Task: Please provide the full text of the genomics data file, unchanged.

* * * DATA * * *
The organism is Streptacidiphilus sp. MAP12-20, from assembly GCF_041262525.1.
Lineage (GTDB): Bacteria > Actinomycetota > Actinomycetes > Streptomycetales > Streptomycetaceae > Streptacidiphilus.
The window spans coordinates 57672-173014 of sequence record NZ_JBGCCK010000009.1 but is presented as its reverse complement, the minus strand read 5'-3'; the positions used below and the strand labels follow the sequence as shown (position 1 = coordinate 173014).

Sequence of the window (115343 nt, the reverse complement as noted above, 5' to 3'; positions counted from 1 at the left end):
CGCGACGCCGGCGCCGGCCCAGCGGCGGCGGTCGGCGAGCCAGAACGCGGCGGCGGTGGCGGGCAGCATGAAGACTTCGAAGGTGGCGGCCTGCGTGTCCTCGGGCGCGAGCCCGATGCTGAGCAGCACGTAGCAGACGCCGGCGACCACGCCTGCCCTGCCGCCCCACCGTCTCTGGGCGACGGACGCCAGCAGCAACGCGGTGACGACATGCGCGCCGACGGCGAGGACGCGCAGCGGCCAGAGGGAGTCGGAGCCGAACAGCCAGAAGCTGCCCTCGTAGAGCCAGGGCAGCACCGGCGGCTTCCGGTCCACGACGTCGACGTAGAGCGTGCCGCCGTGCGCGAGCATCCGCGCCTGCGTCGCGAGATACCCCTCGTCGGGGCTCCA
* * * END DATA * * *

The organism is Streptacidiphilus sp. MAP12-20, from assembly GCF_041262525.1.
Lineage (GTDB): Bacteria > Actinomycetota > Actinomycetes > Streptomycetales > Streptomycetaceae > Streptacidiphilus.
The window spans coordinates 57672-173014 of sequence record NZ_JBGCCK010000009.1 but is presented as its reverse complement, the minus strand read 5'-3'; the positions used below and the strand labels follow the sequence as shown (position 1 = coordinate 173014).

Sequence of the window (115343 nt, the reverse complement as noted above, 5' to 3'; positions counted from 1 at the left end):
CGCGACGCCGGCGCCGGCCCAGCGGCGGCGGTCGGCGAGCCAGAACGCGGCGGCGGTGGCGGGCAGCATGAAGACTTCGAAGGTGGCGGCCTGCGTGTCCTCGGGCGCGAGCCCGATGCTGAGCAGCACGTAGCAGACGCCGGCGACCACGCCTGCCCTGCCGCCCCACCGTCTCTGGGCGACGGACGCCAGCAGCAACGCGGTGACGACATGCGCGCCGACGGCGAGGACGCGCAGCGGCCAGAGGGAGTCGGAGCCGAACAGCCAGAAGCTGCCCTCGTAGAGCCAGGGCAGCACCGGCGGCTTCCGGTCCACGACGTCGACGTAGAGCGTGCCGCCGTGCGCGAGCATCCGCGCCTGCGTCGCGAGATACCCCTCGTCGGGGCTCCA